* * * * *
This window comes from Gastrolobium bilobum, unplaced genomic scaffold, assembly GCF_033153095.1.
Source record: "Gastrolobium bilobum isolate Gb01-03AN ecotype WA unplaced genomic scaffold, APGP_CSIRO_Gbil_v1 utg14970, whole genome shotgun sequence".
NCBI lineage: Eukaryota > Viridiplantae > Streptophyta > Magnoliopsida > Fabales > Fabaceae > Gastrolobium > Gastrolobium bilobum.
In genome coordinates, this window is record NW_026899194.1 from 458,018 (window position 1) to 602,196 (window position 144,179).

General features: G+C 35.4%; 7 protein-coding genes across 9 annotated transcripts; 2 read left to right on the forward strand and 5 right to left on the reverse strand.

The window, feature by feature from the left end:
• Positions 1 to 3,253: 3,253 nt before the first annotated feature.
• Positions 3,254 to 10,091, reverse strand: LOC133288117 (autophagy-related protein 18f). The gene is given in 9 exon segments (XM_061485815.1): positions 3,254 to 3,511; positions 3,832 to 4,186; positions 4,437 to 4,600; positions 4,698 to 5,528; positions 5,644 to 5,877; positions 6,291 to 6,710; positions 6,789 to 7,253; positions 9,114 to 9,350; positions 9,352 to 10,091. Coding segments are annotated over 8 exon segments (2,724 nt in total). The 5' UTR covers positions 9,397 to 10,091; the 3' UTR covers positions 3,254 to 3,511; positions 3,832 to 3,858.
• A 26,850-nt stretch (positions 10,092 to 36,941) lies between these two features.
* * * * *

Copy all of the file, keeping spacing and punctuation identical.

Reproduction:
This window comes from Gastrolobium bilobum, unplaced genomic scaffold, assembly GCF_033153095.1.
Source record: "Gastrolobium bilobum isolate Gb01-03AN ecotype WA unplaced genomic scaffold, APGP_CSIRO_Gbil_v1 utg14970, whole genome shotgun sequence".
NCBI lineage: Eukaryota > Viridiplantae > Streptophyta > Magnoliopsida > Fabales > Fabaceae > Gastrolobium > Gastrolobium bilobum.
In genome coordinates, this window is record NW_026899194.1 from 458,018 (window position 1) to 602,196 (window position 144,179).

General features: G+C 35.4%; 7 protein-coding genes across 9 annotated transcripts; 2 read left to right on the forward strand and 5 right to left on the reverse strand.

The window, feature by feature from the left end:
• Positions 1 to 3,253: 3,253 nt before the first annotated feature.
• Positions 3,254 to 10,091, reverse strand: LOC133288117 (autophagy-related protein 18f). The gene is given in 9 exon segments (XM_061485815.1): positions 3,254 to 3,511; positions 3,832 to 4,186; positions 4,437 to 4,600; positions 4,698 to 5,528; positions 5,644 to 5,877; positions 6,291 to 6,710; positions 6,789 to 7,253; positions 9,114 to 9,350; positions 9,352 to 10,091. Coding segments are annotated over 8 exon segments (2,724 nt in total). The 5' UTR covers positions 9,397 to 10,091; the 3' UTR covers positions 3,254 to 3,511; positions 3,832 to 3,858.
• A 26,850-nt stretch (positions 10,092 to 36,941) lies between these two features.